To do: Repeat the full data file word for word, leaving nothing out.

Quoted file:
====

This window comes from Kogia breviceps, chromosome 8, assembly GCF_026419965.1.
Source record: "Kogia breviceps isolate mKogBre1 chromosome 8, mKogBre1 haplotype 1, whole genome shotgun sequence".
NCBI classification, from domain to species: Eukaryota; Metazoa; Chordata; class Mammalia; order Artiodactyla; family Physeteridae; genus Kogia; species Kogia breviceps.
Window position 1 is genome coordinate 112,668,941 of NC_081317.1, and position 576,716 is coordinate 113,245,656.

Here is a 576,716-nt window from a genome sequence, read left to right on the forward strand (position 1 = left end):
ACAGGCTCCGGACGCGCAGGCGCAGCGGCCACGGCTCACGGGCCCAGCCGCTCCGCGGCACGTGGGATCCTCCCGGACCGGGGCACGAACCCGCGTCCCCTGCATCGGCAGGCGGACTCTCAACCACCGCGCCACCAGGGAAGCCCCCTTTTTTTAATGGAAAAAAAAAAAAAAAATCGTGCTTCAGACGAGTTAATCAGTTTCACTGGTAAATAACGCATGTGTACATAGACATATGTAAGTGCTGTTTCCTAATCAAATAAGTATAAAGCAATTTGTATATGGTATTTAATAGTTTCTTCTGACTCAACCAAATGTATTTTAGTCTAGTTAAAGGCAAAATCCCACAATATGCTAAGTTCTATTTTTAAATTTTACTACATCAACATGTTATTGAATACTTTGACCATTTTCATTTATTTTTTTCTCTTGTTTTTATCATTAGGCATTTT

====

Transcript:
This window comes from Kogia breviceps, chromosome 8, assembly GCF_026419965.1.
Source record: "Kogia breviceps isolate mKogBre1 chromosome 8, mKogBre1 haplotype 1, whole genome shotgun sequence".
NCBI classification, from domain to species: Eukaryota; Metazoa; Chordata; class Mammalia; order Artiodactyla; family Physeteridae; genus Kogia; species Kogia breviceps.
Window position 1 is genome coordinate 112,668,941 of NC_081317.1, and position 576,716 is coordinate 113,245,656.

Here is a 576,716-nt window from a genome sequence, read left to right on the forward strand (position 1 = left end):
ACAGGCTCCGGACGCGCAGGCGCAGCGGCCACGGCTCACGGGCCCAGCCGCTCCGCGGCACGTGGGATCCTCCCGGACCGGGGCACGAACCCGCGTCCCCTGCATCGGCAGGCGGACTCTCAACCACCGCGCCACCAGGGAAGCCCCCTTTTTTTAATGGAAAAAAAAAAAAAAAATCGTGCTTCAGACGAGTTAATCAGTTTCACTGGTAAATAACGCATGTGTACATAGACATATGTAAGTGCTGTTTCCTAATCAAATAAGTATAAAGCAATTTGTATATGGTATTTAATAGTTTCTTCTGACTCAACCAAATGTATTTTAGTCTAGTTAAAGGCAAAATCCCACAATATGCTAAGTTCTATTTTTAAATTTTACTACATCAACATGTTATTGAATACTTTGACCATTTTCATTTATTTTTTTCTCTTGTTTTTATCATTAGGCATTTT